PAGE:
Some good news for TFSA holders: The annual contribution limit for 2019 has been raised to $6,000. That means saving and investing within a TFSA can be an even more attractive option. Chris Gandhu, High Net Worth Planner at TD Wealth, talks to Kim Parlee about the changes, and what they might mean for your portfolio.
Chris Gandhu is a high net worth planner at TD Wealth. And he's here to talk about those changes and what they might mean. Let's start with just the changes themselves. What are they?
Right. So the TFSA contribution limit, which is $5,500 for 2018, is going up to $6,000 for 2019. This is an inflation adjustment. Back in 2009, when TFSAs first started, it started off at $5,000. So we're just playing inflation catch-up.
Yep, nice-- which is great. We get that extra room. Now, I know we're going to bring up a chart here. We can talk to people about what, over time, we've been able to contribute. So, as you mentioned, back in 2009, it started off at $5,000. There's a look at it right now. So cumulatively, we are now able-- we'll have-- be able to contribute up to 2019-- up to $63,500.
Right. So although the annual limit seems small, cumulatively, it is significant, especially for a family-- that you have three or four individuals. You can all contribute to it. And it's also a nice way, if you're, for instance, gifting money to your spouse-- well, you might as well use it to gift into the TFSA. At the very least, there is no attribution of income back to you, because the TFSA doesn't earn any taxable income.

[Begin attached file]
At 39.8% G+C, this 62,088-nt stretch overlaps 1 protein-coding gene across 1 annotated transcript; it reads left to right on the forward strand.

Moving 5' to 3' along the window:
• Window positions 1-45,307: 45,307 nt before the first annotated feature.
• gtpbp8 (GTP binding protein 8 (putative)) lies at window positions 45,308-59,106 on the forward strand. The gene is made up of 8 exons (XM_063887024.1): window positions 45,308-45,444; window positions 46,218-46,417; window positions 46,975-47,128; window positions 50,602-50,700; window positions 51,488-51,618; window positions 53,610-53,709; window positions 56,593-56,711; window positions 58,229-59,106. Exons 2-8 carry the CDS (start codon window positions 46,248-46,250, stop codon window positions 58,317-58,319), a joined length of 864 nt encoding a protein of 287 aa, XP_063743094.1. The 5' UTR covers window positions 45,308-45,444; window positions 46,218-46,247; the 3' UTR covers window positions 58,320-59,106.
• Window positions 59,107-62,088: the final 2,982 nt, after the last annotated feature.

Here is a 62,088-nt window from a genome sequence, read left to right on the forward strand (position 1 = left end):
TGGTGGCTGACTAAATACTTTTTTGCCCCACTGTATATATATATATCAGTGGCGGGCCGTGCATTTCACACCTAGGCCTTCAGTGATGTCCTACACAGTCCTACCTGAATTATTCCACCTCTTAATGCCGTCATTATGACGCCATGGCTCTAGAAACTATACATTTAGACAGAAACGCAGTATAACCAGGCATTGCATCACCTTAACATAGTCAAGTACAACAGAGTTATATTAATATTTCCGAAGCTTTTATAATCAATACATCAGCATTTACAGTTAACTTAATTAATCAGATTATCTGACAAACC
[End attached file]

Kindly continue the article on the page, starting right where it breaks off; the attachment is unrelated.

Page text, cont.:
That's great. What about flexibility? Because the one thing that the TFSA has provided people, different from an RRSP, if you're using it to save for that, is the flexibility. You can take money in and out.
That's exactly right. So when you compare it to an RRSP, where there's taxation-- because any withdrawals are treated as income-- TFSA is not only tax-free growth, the withdrawals are also tax-free. So it's a fantastic vehicle for that. Plus you get whatever you've withdrawn-- you get to put that money back in without affecting your contribution limits. The only catch is that refresh only happens in Jan 1 of the following year. So if I take some money out today, I have to wait until Jan 1, 2019, to be able to refresh it.
Anything-- in your experience, do you think these get used the way they should be? Do people maximize them as much as they should?
I think they should deserve more attention. It is a great short-term and long-term savings vehicle. Again, comparing it to RSPs, at some point, an RSP has to mature into a pension and has to start paying out. A TFSA doesn't.
So if you have the extra money, you should contribute. In fact, contribute early in the year because it's simply time value of money. You want that money working for you in a tax-free environment. Just the one thing to watch out for-- know your contribution limits. You don't want to go offside, because then there are, of course, penalties.
Chris, thanks so much.
Chris Gandhu, high net worth planner with TD Wealth.